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Computer workWorkers' compensation insurance provides financial protection for individuals who suffer an injury while on the job or performing work-related tasks. If you have a way to prevent these injuries, that is always important to do. Doing so helps minimize your risks and costs for such coverage. Yet, it may seem difficult to minimize risks associated with repetitive-motion injuries. Here’s how to begin.

Determining why an injury is happening is an important step in keeping your business insurance costs low. Start there to build a comprehensive risk management process.

What Are Repetitive Injuries in the Workplace?

Your first goal is to address any type of workplace injury that may fall into this category. Generally, repetitive motion injuries occur when the muscles, tendons, and other structures of the body suffer damage as a result of performing the same action many times. Just about any area of the body can suffer this type of damage when strain occurs. Some common instances include:

  • Carpal tunnel syndrome
  • Lower back pain
  • Rotator cuff syndrome
  • Trigger finger syndrome
  • Tendonitis
  • Bursitis

Identifying these risks is the first step to take. If you have employees that suffer symptoms of these types of injuries, be sure to determine what tasks they are performing that could be the cause. They may suffer tingling, pain, tenderness, or numbness, for example. Severe disability might even result.

People in some types of work are more likely to suffer these injuries. This includes delivery workers, janitors, nurses, stock clerks, and process workers. Yet, there are ways to minimize them.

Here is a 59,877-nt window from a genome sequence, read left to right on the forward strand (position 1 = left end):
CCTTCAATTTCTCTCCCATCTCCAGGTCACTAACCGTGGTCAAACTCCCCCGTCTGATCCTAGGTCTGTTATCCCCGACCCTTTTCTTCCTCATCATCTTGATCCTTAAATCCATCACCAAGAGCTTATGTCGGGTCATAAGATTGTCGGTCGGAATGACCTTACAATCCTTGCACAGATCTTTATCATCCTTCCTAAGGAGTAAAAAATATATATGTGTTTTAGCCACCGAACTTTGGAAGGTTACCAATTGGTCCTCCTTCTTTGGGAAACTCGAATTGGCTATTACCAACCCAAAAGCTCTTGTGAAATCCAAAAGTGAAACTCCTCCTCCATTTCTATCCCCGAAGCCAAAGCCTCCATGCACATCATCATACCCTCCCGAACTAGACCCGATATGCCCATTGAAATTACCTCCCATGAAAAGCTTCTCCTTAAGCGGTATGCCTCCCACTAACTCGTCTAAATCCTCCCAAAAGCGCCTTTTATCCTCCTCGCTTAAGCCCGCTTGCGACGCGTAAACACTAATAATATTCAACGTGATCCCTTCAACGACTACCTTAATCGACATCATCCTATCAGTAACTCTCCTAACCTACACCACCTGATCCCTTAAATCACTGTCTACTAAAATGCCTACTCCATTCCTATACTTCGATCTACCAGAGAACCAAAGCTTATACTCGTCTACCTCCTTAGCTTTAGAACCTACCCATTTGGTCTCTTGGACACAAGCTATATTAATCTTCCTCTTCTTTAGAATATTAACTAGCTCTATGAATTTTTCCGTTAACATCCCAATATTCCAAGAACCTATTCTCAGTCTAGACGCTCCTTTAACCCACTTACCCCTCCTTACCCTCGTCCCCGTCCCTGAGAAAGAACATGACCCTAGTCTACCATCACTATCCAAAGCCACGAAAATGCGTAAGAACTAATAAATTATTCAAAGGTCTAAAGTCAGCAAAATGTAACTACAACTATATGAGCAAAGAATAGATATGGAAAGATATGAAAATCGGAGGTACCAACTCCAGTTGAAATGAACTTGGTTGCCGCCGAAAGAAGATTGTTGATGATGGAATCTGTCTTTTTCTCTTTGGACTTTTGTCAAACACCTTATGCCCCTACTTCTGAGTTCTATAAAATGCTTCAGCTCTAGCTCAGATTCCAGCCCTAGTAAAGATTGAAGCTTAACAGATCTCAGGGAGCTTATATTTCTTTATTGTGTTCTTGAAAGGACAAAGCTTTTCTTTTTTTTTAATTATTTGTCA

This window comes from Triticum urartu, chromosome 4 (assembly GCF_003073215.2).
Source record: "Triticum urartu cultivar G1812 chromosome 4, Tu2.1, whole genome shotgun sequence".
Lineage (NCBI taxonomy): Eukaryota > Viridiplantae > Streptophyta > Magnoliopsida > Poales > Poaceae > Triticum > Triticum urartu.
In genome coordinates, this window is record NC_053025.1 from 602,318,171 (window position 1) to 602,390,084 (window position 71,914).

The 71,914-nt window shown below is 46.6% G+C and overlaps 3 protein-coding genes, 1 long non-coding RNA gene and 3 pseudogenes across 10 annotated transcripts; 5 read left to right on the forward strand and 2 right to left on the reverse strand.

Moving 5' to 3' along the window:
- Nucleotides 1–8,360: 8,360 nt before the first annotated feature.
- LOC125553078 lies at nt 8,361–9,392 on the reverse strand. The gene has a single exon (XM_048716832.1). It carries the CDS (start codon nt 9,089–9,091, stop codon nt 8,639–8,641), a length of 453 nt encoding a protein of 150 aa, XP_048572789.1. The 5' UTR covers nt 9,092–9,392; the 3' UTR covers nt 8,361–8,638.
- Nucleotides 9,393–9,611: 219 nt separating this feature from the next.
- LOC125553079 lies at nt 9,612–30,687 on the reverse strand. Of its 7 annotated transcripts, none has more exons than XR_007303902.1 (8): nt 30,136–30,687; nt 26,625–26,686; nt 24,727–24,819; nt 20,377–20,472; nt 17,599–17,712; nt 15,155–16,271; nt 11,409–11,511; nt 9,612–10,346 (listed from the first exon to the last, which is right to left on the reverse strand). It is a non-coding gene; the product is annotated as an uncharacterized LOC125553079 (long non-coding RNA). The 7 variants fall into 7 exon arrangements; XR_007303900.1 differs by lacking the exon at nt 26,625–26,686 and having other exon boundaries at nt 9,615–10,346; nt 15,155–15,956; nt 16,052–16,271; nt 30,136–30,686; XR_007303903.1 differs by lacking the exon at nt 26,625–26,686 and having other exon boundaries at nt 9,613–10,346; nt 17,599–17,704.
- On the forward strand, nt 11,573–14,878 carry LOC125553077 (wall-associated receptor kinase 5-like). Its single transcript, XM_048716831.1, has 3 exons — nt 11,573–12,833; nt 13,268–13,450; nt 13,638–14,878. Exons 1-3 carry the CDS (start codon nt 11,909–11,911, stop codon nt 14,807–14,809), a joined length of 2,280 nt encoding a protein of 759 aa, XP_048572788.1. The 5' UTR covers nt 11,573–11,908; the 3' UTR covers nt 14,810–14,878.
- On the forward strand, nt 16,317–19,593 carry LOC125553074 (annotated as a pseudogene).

How to Prevent Them

You cannot prevent all injuries from occurring. This is why you have workers’ compensation insurance. However, these steps may help reduce their frequency:

  • Monitor employees as they work. Be sure they follow specific methods and training. If they seem to be straining, this indicates they are likely at risk. If they are not doing their job properly, you may need to adjust the process to minimize risks.
  • Ensure employees take breaks from repetitive tasks. Just turning away for a few minutes each hour can help minimize most of these risks.
  • Ensure employees are switching positions as often as possible. You want them to engage in various tasks. This can help to reduce the risk that they are performing the same task time and time again.

Educating your employees about the right way to take these steps is important. It can help you to get the very best level of protection for each one. While workers’ comp insurance provides some protection, minimizing risks to employees remains important.

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